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Click here to get real-time weather reports during planting season. Mississippi State University is an equal opportunity institution. 2016 Mississippi State University Extension Service. Follow the link for more information. The Jacob is a British breed of domestic sheep.
The Jacob was kept for centuries as a “park sheep”, to ornament the large estates of landowners. In modern times it is reared mainly for wool, meat and skins. The origins of the Jacob are not known. It has been bred in the British Isles for several hundred years.
In the de Tabley family, the tradition was that the piebald sheep had come ashore in Ireland from a wrecked ship of the Spanish Armada in 1588, and been brought to England by Sir John Byrne on his marriage. Among the many accounts of ancient breeds of piebald sheep is the story of Jacob from the first book of the Hebrew Bible, called by Christians the Old Testament. Some believe that the modern breed is actually the same one mentioned in the Bible, having accompanied the westward expansion of human civilisation through Northern Africa, Sicily, Spain and eventually England. The Jacob was referred to as the “Spanish sheep” for much of its early recorded history. A breed society, the Jacob Sheep Society, was formed in July 1969.
Jacobs were first exported to North America in the early 20th century. In 2012 the total Jacob population in the UK was reported to the DAD-IS database of the FAO as 5638, of which 2349 were registered breeding ewes. The Jacob is a small, multi-horned, piebald sheep that resembles a goat in its conformation. However, it is not the only breed that can produce polycerate or piebald offspring. The body frame is long, with a straight back and a rump that slopes toward the base of the tail.
The most distinguishing features of the Jacob are their four horns, although they may have as few as two or as many as six. Ideally, horns are smooth and balanced, strongly attached to the skull, and grow in a way that does not impede the animal’s sight or grazing abilities. Rams have larger horns than ewes. The horns in two-horned sheep, and the lower horns in four-horned animals, grow in a spiral shape.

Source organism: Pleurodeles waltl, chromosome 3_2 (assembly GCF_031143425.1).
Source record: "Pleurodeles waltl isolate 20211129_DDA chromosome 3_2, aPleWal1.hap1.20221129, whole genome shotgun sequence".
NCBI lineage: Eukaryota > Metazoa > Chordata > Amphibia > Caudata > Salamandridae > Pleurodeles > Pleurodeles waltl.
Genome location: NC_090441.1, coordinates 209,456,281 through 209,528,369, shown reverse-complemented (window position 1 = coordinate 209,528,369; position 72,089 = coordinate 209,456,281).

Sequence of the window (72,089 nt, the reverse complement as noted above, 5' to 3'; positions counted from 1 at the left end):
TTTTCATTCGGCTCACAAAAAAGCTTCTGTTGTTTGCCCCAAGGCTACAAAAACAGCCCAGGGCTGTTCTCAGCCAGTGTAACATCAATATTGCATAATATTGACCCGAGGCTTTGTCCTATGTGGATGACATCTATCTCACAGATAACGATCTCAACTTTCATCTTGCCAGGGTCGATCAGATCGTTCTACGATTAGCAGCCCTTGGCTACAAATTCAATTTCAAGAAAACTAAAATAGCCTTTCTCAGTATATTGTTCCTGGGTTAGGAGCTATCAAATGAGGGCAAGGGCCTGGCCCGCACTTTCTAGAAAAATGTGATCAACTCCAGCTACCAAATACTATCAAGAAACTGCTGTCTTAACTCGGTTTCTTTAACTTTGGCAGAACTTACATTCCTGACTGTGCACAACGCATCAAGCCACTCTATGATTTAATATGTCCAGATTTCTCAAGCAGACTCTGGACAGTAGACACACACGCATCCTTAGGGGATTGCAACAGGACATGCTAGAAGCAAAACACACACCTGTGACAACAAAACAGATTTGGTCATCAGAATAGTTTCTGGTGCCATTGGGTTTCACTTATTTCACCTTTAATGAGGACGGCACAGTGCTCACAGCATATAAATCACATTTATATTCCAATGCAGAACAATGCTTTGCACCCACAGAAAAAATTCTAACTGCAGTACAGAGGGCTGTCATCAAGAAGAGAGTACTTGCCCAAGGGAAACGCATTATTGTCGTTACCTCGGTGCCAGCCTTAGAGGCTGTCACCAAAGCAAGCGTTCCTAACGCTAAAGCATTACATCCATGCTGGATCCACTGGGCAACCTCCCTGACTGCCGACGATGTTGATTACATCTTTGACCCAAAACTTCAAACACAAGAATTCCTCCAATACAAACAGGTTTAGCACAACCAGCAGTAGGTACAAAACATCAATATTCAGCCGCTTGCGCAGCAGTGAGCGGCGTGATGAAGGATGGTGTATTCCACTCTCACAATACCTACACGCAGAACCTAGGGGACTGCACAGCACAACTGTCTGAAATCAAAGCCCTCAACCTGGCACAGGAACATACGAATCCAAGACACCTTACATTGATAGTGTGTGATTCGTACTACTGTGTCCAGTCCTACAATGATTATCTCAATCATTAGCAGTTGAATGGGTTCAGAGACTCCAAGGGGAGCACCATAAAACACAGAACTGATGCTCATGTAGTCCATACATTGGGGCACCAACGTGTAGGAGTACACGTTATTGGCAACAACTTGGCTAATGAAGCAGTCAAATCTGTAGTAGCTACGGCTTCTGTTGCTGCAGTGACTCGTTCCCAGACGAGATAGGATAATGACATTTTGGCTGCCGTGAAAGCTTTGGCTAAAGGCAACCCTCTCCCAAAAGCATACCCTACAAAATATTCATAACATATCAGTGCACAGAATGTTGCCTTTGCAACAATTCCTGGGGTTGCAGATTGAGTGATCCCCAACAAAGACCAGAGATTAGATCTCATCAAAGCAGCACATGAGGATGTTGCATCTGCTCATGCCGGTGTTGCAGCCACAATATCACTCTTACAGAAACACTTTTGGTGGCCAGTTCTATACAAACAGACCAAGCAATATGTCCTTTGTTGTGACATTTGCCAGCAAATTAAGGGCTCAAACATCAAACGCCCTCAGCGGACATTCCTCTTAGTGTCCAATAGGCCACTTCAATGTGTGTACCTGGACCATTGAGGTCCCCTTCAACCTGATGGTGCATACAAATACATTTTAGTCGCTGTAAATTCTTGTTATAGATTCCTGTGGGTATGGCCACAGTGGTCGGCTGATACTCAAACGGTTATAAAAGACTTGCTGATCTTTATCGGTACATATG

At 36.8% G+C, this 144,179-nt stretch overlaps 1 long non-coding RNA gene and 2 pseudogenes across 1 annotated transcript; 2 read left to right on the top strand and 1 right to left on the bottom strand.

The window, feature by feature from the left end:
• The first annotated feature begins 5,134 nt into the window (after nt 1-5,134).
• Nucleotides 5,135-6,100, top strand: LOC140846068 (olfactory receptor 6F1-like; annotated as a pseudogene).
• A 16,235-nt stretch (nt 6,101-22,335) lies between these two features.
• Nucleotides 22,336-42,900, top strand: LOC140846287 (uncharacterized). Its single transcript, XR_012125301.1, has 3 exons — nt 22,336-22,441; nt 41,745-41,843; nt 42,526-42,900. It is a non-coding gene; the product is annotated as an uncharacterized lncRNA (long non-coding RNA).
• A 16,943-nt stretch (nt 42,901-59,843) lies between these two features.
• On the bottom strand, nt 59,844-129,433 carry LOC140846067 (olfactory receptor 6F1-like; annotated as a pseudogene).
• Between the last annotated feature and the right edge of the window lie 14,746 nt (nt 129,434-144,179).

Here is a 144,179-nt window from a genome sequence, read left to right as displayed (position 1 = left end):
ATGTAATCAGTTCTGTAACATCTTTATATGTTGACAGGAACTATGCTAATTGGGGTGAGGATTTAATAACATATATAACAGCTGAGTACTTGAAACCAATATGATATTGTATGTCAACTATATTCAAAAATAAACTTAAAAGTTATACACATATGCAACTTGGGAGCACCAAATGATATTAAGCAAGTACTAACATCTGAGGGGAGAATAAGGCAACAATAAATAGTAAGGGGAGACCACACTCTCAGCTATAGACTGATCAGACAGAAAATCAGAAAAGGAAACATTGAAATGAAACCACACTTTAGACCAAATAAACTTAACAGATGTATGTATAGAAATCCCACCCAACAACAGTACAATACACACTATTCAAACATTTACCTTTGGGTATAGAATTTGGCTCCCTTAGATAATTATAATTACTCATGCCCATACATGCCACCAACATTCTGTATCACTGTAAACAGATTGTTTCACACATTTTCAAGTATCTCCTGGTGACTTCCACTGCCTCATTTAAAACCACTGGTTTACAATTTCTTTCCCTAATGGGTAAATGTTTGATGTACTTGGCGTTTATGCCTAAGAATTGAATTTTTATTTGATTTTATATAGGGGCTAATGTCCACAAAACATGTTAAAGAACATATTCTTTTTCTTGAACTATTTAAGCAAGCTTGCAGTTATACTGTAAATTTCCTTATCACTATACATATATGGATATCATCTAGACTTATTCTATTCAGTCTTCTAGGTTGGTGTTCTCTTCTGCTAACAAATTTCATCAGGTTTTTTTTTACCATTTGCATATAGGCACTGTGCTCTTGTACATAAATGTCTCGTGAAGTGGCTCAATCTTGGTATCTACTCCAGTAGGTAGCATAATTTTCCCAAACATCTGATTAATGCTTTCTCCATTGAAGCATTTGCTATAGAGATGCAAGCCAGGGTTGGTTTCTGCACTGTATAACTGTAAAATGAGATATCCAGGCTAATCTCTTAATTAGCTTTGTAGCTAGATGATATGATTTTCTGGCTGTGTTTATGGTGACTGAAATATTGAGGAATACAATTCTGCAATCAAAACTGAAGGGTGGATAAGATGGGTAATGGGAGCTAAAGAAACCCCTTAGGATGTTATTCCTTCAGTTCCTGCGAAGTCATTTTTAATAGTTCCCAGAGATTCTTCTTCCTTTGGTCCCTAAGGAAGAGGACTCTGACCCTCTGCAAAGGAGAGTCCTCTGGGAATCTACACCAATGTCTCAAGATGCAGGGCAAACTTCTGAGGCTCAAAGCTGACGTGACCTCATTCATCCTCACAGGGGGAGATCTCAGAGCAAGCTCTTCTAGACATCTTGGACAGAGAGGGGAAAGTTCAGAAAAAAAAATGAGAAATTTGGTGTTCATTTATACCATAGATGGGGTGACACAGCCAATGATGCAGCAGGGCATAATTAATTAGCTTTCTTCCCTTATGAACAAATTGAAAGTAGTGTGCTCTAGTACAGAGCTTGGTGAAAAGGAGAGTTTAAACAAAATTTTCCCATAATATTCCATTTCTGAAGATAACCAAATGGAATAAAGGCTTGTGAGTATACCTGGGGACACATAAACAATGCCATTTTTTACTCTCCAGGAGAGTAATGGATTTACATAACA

Each Jacob has distinctive markings that enable the shepherd to identify specific sheep from a distance. Breed specific markings include large, symmetrical dark patches incorporating the ears, eyes and cheeks, and a dark cape over the dorsal part of the neck and shoulders. The face should have a white blaze extending from the poll to the muzzle. The muzzle itself should be dark.
Several rare or unusual diseases have been identified in Jacob sheep. The condition known as split eyelid is a congenital defect common to several polycerate British breeds, and is genetically linked to the multi-horned trait. In mild cases, the eyelid shows a “peak” but does not impair vision or cause discomfort. Sachs disease in four Jacob lambs. Such breeds have been left to mate amongst themselves, often for centuries, and therefore retain much of their original wildness and physical characteristics. Jacobs are typically hardy, low-maintenance animals with a naturally high resistance to parasites and hoof problems.
Jacobs do not show much flocking behaviour. Due to their low tail dock and generally unimproved anatomy, Jacob ewes are widely reputed to be easy-lambing. Jacobs are seasonal breeders, with ewes generally cycling in the cooler months of the autumn. They will begin to cycle during the first autumn following their birth and most often the ewe’s first lamb is a single.